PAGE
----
No, this is not, originally uploaded by Lady Pain
An article told me to think about my goals for our unborn child. I believe that setting a specific goal like "go to law school" or "be the next Brett Favre" would guarantee eventual disappointment and resentment, for the parents and the child. I mean, come on, nobody can break his interception record. Hey-oh!
Anyway, instead of scheduling her path through life, here is a list of five qualities that I hope to imbue in our daughter. I will consider myself a success as a father if she feels:
Competent. Confidence is over-rated. When I was in elementary school, the buzzword was "self-esteem." The result? A generation of cocky kids with a shortage of ability to back up their hubris. In addition to feeling good about herself, I want my daughter to develop skills and talents that enable to do good.
Strong. Strength of character is, again, similar to healthy self-esteem but goes deeper. Confidence is necessary to succeed, but a strong individual can persevere in the face of failure. I hope my daughter will attempt new things even when she isn't confident of success. Beyond equipping her for victory, I want her to know that failure is an option: it's okay to mess up, as long as you are trying.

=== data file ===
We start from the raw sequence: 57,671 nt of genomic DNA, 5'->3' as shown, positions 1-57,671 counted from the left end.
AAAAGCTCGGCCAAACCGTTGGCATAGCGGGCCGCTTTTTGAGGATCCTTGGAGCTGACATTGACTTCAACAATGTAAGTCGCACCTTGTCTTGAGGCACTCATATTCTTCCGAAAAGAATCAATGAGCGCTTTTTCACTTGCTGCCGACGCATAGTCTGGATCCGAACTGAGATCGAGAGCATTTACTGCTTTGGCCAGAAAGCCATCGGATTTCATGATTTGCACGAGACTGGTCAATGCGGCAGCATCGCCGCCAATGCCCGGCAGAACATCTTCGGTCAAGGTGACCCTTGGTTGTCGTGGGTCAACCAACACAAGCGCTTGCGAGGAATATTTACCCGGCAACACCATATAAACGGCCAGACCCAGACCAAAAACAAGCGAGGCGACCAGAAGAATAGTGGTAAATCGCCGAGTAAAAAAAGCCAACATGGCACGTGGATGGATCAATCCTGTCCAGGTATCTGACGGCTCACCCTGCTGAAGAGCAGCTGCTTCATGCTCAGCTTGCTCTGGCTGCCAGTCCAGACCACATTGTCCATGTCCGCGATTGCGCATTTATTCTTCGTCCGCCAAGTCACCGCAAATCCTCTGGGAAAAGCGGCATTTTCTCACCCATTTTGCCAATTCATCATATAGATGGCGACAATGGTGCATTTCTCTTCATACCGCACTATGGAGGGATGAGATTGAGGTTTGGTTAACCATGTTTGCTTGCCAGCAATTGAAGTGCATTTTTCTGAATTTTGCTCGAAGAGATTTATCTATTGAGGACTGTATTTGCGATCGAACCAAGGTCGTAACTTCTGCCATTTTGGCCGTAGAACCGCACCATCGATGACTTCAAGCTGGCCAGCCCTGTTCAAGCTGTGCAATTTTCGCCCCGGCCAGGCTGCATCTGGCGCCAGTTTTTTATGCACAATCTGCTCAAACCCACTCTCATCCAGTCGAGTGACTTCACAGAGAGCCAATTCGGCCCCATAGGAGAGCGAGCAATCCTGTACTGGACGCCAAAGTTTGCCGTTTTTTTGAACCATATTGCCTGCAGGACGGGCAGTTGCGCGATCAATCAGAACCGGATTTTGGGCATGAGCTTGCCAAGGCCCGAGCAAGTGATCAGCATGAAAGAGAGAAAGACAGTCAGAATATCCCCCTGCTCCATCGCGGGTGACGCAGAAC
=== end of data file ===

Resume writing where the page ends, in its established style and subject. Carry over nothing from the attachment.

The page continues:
Curious. I'd be happy if my daughter is at least a little bit geeky. You know the phase that kids go through, when they're always asking, "why? Why? Why?" That shouldn't be just a phase. I want her to keep asking questions, and learn to find the answers, so that when I'm a confused old man she can explain to me how the world works in the future.
Safe. On the hierarchy of needs, safety is pretty basic. I still think it bears repeating. In order to facilitate my daughter's personal growth and exploration, one of my primary goals is to provide a secure "home base" where she is sheltered from the dangers of the world, but still free to make mistakes and experience consequences: safety, but not at the expense of freedom.
Loved. Rolled into the concept of security is the existence of a loving family. No matter what happens to her or the choices she makes in life, my daughter will always be loved, welcomed, and accepted by her parents. More than anything else, I wish that she would feel that she can always come home again. I will always love my children, and I will strive to be the kind of father who is deserving of their love in return.